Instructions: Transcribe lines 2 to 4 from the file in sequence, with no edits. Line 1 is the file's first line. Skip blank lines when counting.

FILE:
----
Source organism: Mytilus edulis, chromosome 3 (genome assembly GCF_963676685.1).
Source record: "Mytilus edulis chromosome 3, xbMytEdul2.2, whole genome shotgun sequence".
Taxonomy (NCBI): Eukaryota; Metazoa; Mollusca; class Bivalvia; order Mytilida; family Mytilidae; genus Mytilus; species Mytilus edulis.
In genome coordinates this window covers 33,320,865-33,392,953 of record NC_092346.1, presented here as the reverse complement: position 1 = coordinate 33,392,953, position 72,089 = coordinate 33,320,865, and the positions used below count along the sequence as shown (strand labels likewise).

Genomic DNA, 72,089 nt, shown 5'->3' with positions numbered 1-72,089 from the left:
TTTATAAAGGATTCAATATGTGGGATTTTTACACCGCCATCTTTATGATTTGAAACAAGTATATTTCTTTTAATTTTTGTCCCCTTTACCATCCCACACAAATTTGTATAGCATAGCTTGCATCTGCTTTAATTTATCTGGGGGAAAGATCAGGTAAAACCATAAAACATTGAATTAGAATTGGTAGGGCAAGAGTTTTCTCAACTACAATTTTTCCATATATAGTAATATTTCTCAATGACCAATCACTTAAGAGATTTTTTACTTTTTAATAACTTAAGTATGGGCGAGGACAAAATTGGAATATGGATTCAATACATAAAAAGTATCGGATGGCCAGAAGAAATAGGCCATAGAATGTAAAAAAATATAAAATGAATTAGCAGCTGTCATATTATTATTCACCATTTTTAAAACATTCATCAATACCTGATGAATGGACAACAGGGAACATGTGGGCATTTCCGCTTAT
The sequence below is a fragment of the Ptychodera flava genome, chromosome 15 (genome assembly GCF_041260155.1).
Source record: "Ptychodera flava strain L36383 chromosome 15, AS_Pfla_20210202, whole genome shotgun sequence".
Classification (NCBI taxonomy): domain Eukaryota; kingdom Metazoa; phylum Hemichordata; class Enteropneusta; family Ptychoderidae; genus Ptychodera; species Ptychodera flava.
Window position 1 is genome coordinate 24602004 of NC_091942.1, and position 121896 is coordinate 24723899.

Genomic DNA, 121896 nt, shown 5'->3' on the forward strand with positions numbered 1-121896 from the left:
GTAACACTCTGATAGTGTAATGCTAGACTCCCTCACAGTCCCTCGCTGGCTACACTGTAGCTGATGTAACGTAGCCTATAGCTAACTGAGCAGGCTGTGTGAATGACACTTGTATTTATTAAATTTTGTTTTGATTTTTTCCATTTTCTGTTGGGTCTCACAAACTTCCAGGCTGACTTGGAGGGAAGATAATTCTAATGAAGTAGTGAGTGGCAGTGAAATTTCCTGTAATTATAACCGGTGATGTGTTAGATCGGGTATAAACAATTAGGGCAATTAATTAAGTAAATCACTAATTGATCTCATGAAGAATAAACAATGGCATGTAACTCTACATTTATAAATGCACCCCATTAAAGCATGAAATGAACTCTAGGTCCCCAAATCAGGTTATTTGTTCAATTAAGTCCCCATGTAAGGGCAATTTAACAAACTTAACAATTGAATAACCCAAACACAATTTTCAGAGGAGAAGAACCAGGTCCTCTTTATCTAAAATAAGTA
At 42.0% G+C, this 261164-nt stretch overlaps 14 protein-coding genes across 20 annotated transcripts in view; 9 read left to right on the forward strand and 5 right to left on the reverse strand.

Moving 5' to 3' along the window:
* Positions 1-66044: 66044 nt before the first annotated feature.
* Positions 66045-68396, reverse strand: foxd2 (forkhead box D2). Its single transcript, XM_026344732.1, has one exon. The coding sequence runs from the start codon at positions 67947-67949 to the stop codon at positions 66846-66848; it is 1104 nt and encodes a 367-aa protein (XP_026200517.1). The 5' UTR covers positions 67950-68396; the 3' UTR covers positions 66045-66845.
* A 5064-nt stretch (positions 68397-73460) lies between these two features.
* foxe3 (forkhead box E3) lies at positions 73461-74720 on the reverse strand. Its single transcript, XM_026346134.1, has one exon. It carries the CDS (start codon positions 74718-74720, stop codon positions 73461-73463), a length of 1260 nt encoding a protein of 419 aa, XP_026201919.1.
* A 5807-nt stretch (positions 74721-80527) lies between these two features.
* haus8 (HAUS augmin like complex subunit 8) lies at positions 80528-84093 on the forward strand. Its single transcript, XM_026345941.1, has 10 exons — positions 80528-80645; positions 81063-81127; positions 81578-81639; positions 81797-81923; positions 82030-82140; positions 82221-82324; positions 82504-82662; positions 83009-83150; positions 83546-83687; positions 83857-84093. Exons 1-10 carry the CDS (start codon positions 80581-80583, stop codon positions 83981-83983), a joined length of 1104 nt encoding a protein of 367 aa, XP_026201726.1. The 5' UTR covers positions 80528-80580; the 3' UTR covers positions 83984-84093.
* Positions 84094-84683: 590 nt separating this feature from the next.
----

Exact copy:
Source record: "Mytilus edulis chromosome 3, xbMytEdul2.2, whole genome shotgun sequence".
Taxonomy (NCBI): Eukaryota; Metazoa; Mollusca; class Bivalvia; order Mytilida; family Mytilidae; genus Mytilus; species Mytilus edulis.
In genome coordinates this window covers 33,320,865-33,392,953 of record NC_092346.1, presented here as the reverse complement: position 1 = coordinate 33,392,953, position 72,089 = coordinate 33,320,865, and the positions used below count along the sequence as shown (strand labels likewise).